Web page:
A Willful Woman…

Thoughts about books from a romance addict.

TBR Challenge: Married to the Viscount by Sabrina Jeffries

The theme: Series catch-up.

Why this one: I’ve owned it forever and got tired of looking at it. And it’s the last of the series, so it feels more like accomplishing something.

(Edited to add: I’ve discovered that I actually still have the previous book of the series in the TBR. How annoying is that!)

If I had to choose one phrase to sum up this book, I’d be torn between “kind of a downer” and “five pounds of plot in a ten pound sack.” The basic premise is that Abby, an American whose father recently died, arrives in London to join the charming Englishman she married by proxy. She’s horrified to realize that not only is he a pompous, controlling jerk at home, but he didn’t agree to their marriage and doesn’t want her at all. (Except for how much he wants her, of course.) But even though he’s obnoxious, he’s got that hot broody thing going on, so Abby sets out to make Spencer realize she should be his wife in truth.

There’s actually a fair bit going on in the book — de rigeur dumb mystery, Abby’s plans for her father’s medicinal business, Spencer’s tragic backstory — and yet it finds time to be dully repetitious. The interactions between Abby and Spencer never seem to get anywhere, except occasionally to making out. Which is fun to read — until Spencer uses it as a weapon. (Admittedly, Abby behaves badly too, in trying to manipulate him.) And the rest of the book is Abby being comforted and advised about Spencer by her women friends. No Bechdel test passing here.

It’s probably not as bad as I’m making it sound, for readers who enjoy wallpaper historicals. (I guess this is Georgian, but only because King George makes an appearance.) But… kind of a downer. Abby tries so hard, and continually feels so bad about herself, because Spencer refuses to tell her the real reason he won’t keep her as his wife. (He thinks he can’t have children, and his father’s refusal to have more drove his stepmother away.) The conflict is resolved rather sweetly, and though of course there’s a baby epilogue, it’s a reasonable one.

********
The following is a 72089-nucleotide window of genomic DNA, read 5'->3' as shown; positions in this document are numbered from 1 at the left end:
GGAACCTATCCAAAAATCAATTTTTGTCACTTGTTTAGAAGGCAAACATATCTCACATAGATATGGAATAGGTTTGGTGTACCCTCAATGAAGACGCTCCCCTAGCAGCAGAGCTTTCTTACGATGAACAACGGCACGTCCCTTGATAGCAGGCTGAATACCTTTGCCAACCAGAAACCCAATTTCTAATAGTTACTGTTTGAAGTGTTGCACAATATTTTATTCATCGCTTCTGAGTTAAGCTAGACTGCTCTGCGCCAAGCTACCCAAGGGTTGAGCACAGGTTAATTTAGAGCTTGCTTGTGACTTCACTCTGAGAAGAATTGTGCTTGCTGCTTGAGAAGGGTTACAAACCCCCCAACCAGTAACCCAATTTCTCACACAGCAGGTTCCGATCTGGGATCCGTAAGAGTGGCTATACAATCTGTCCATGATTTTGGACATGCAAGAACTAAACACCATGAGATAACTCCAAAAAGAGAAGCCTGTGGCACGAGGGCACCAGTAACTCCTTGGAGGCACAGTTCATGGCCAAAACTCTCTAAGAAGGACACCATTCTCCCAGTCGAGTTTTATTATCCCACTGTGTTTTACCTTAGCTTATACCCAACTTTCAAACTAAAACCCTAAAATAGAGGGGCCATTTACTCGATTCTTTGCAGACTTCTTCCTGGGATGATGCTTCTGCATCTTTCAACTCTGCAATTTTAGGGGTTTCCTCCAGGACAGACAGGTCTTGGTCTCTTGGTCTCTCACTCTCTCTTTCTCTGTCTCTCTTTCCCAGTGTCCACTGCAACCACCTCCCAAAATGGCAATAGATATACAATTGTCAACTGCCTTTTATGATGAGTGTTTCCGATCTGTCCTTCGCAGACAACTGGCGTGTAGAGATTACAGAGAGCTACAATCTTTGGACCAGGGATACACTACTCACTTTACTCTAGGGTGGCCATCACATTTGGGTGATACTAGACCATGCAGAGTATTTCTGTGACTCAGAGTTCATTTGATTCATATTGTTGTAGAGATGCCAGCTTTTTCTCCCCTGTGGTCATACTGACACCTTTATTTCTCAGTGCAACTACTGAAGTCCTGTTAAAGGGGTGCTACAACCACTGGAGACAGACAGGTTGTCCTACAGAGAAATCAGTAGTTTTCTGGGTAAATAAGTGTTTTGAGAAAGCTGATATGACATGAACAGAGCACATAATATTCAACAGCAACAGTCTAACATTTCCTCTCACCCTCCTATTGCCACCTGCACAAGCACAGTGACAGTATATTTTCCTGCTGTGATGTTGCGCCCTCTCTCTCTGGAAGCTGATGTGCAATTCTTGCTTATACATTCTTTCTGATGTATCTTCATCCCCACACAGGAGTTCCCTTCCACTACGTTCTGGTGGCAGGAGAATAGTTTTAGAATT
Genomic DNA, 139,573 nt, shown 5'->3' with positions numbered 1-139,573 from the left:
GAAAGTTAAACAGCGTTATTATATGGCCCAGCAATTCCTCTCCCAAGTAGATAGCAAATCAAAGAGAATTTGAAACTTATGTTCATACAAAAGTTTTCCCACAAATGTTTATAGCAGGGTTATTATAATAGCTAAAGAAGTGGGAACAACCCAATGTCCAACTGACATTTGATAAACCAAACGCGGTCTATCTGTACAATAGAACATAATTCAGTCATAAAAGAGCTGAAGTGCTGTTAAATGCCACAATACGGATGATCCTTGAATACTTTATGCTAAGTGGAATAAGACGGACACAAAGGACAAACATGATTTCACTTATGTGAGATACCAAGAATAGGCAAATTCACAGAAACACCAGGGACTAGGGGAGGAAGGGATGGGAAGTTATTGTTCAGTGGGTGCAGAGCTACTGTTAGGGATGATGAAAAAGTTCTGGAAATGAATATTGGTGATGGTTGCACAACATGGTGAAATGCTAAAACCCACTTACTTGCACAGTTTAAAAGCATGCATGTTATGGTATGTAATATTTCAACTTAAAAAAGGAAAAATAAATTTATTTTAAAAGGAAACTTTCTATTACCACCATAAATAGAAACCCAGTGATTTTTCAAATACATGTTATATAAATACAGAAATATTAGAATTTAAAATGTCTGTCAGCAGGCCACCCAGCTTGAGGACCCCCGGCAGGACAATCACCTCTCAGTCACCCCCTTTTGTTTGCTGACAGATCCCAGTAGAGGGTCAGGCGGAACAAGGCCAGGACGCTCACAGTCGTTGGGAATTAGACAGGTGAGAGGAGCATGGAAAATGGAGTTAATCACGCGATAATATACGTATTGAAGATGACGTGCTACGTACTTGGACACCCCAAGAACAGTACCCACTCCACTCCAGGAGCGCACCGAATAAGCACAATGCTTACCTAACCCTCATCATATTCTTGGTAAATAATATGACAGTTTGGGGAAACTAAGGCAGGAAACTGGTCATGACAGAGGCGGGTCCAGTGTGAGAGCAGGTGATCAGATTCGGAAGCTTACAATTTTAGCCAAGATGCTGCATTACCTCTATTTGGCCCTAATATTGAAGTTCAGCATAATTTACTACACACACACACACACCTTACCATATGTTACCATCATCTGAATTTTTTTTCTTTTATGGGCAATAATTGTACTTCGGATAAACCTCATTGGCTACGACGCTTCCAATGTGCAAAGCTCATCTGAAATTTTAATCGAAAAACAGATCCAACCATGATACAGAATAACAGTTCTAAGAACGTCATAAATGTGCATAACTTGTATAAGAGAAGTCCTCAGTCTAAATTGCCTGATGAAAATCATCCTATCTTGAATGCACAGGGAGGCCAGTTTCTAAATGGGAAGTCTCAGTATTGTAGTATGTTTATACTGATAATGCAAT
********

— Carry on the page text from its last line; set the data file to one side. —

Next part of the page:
I should probably mention that Abby is half Native American. The story doesn’t do much with this, but I don’t think it’s overtly offensive either, except when Spencer makes a comment about the supposed extra sensuality of dark-skinned women.

 

Advertisements
4 Comments »

Something More

my extensive reading

Blue Castle Considerations

thoughtations, contemplations, fulminations & other random things from books...

...Burns Through Her Bookshelf

Voracious reader, book lover, spastic blogger, audiologist. These things are some of me, but not the sum of me.

Queer Romance Month

because love is not a subgenre

Cate Marsden.

Love and Zombies. And books. And infrequent updates.

Book Thingo

Reading (mostly) romance books down under

Shallowreader

...barely scratching the surface

Olivia Dade

Sex. Banter. Nerdery. Love.

Flight into Fantasy

Romance, speculative fiction, and YA book reviews, book chatter, and random silliness

Her Hands, My Hands

The vagaries of my mind, the products of my hands. Not always safe for work.

dabwaha

64 books. 1 Champion. Get your game on.

Stop the STGRB Bullies

Your hypocrisy is showing

Blue Moon

Audiobook reviews and book reviews. Occasional opining.

Miss Bates Reads Romance

Miss Bates is Austen's loquacious spinster in Emma. No doubt Miss Bates read romances ... here's what she would've thought of them.